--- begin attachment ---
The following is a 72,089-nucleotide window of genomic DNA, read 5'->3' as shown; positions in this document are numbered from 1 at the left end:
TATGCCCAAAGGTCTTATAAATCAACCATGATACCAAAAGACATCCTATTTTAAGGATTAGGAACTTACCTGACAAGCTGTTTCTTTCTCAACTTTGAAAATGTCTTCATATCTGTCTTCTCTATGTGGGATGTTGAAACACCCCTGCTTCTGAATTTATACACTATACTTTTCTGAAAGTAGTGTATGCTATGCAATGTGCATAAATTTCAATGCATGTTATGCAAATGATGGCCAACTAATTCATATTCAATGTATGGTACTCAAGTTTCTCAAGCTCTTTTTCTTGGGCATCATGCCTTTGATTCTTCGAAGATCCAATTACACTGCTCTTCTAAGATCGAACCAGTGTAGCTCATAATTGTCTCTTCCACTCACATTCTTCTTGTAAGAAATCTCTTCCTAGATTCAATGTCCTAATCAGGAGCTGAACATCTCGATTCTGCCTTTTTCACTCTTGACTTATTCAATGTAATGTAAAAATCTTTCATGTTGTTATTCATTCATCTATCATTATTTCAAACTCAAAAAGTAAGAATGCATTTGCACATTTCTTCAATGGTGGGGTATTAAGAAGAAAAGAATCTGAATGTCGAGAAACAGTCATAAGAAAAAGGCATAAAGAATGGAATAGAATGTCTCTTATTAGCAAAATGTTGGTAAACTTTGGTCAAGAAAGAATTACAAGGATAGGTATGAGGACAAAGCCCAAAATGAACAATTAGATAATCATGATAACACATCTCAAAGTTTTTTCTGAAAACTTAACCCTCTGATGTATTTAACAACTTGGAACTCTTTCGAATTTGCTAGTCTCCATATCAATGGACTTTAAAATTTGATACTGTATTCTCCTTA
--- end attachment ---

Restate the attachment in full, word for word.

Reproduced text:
The following is a 72,089-nucleotide window of genomic DNA, read 5'->3' as shown; positions in this document are numbered from 1 at the left end:
TATGCCCAAAGGTCTTATAAATCAACCATGATACCAAAAGACATCCTATTTTAAGGATTAGGAACTTACCTGACAAGCTGTTTCTTTCTCAACTTTGAAAATGTCTTCATATCTGTCTTCTCTATGTGGGATGTTGAAACACCCCTGCTTCTGAATTTATACACTATACTTTTCTGAAAGTAGTGTATGCTATGCAATGTGCATAAATTTCAATGCATGTTATGCAAATGATGGCCAACTAATTCATATTCAATGTATGGTACTCAAGTTTCTCAAGCTCTTTTTCTTGGGCATCATGCCTTTGATTCTTCGAAGATCCAATTACACTGCTCTTCTAAGATCGAACCAGTGTAGCTCATAATTGTCTCTTCCACTCACATTCTTCTTGTAAGAAATCTCTTCCTAGATTCAATGTCCTAATCAGGAGCTGAACATCTCGATTCTGCCTTTTTCACTCTTGACTTATTCAATGTAATGTAAAAATCTTTCATGTTGTTATTCATTCATCTATCATTATTTCAAACTCAAAAAGTAAGAATGCATTTGCACATTTCTTCAATGGTGGGGTATTAAGAAGAAAAGAATCTGAATGTCGAGAAACAGTCATAAGAAAAAGGCATAAAGAATGGAATAGAATGTCTCTTATTAGCAAAATGTTGGTAAACTTTGGTCAAGAAAGAATTACAAGGATAGGTATGAGGACAAAGCCCAAAATGAACAATTAGATAATCATGATAACACATCTCAAAGTTTTTTCTGAAAACTTAACCCTCTGATGTATTTAACAACTTGGAACTCTTTCGAATTTGCTAGTCTCCATATCAATGGACTTTAAAATTTGATACTGTATTCTCCTTA